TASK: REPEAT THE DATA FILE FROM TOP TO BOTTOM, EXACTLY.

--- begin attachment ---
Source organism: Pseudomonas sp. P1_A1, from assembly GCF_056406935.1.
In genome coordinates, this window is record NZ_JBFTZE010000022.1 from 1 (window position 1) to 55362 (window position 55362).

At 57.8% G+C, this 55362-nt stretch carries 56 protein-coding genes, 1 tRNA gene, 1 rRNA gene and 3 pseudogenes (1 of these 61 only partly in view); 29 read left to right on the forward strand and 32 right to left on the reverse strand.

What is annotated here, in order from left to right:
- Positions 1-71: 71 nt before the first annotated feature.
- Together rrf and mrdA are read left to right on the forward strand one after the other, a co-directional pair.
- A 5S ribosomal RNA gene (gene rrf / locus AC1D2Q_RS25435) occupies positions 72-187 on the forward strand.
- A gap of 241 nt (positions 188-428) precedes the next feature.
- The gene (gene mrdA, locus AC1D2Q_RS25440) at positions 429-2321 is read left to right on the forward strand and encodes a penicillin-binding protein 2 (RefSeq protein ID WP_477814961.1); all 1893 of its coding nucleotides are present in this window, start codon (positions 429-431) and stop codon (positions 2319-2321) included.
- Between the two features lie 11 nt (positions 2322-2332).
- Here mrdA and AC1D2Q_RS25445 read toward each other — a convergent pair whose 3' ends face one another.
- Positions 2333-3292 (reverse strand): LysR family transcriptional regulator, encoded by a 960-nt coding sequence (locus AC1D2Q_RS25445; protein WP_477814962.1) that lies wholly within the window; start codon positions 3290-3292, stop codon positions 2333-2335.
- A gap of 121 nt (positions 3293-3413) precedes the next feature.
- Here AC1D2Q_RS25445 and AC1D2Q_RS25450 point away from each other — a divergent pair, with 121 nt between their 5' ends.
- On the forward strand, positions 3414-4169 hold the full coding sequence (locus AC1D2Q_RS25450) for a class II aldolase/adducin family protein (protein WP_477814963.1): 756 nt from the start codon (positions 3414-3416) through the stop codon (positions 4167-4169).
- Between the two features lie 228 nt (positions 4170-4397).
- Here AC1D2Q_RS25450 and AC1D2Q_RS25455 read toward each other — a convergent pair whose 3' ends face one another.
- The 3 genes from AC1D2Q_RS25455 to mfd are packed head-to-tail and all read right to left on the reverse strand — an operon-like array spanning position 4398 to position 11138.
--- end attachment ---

Source organism: Pseudomonas sp. P1_A1, from assembly GCF_056406935.1.
In genome coordinates, this window is record NZ_JBFTZE010000022.1 from 1 (window position 1) to 55362 (window position 55362).

At 57.8% G+C, this 55362-nt stretch carries 56 protein-coding genes, 1 tRNA gene, 1 rRNA gene and 3 pseudogenes (1 of these 61 only partly in view); 29 read left to right on the forward strand and 32 right to left on the reverse strand.

What is annotated here, in order from left to right:
- Positions 1-71: 71 nt before the first annotated feature.
- Together rrf and mrdA are read left to right on the forward strand one after the other, a co-directional pair.
- A 5S ribosomal RNA gene (gene rrf / locus AC1D2Q_RS25435) occupies positions 72-187 on the forward strand.
- A gap of 241 nt (positions 188-428) precedes the next feature.
- The gene (gene mrdA, locus AC1D2Q_RS25440) at positions 429-2321 is read left to right on the forward strand and encodes a penicillin-binding protein 2 (RefSeq protein ID WP_477814961.1); all 1893 of its coding nucleotides are present in this window, start codon (positions 429-431) and stop codon (positions 2319-2321) included.
- Between the two features lie 11 nt (positions 2322-2332).
- Here mrdA and AC1D2Q_RS25445 read toward each other — a convergent pair whose 3' ends face one another.
- Positions 2333-3292 (reverse strand): LysR family transcriptional regulator, encoded by a 960-nt coding sequence (locus AC1D2Q_RS25445; protein WP_477814962.1) that lies wholly within the window; start codon positions 3290-3292, stop codon positions 2333-2335.
- A gap of 121 nt (positions 3293-3413) precedes the next feature.
- Here AC1D2Q_RS25445 and AC1D2Q_RS25450 point away from each other — a divergent pair, with 121 nt between their 5' ends.
- On the forward strand, positions 3414-4169 hold the full coding sequence (locus AC1D2Q_RS25450) for a class II aldolase/adducin family protein (protein WP_477814963.1): 756 nt from the start codon (positions 3414-3416) through the stop codon (positions 4167-4169).
- Between the two features lie 228 nt (positions 4170-4397).
- Here AC1D2Q_RS25450 and AC1D2Q_RS25455 read toward each other — a convergent pair whose 3' ends face one another.
- The 3 genes from AC1D2Q_RS25455 to mfd are packed head-to-tail and all read right to left on the reverse strand — an operon-like array spanning position 4398 to position 11138.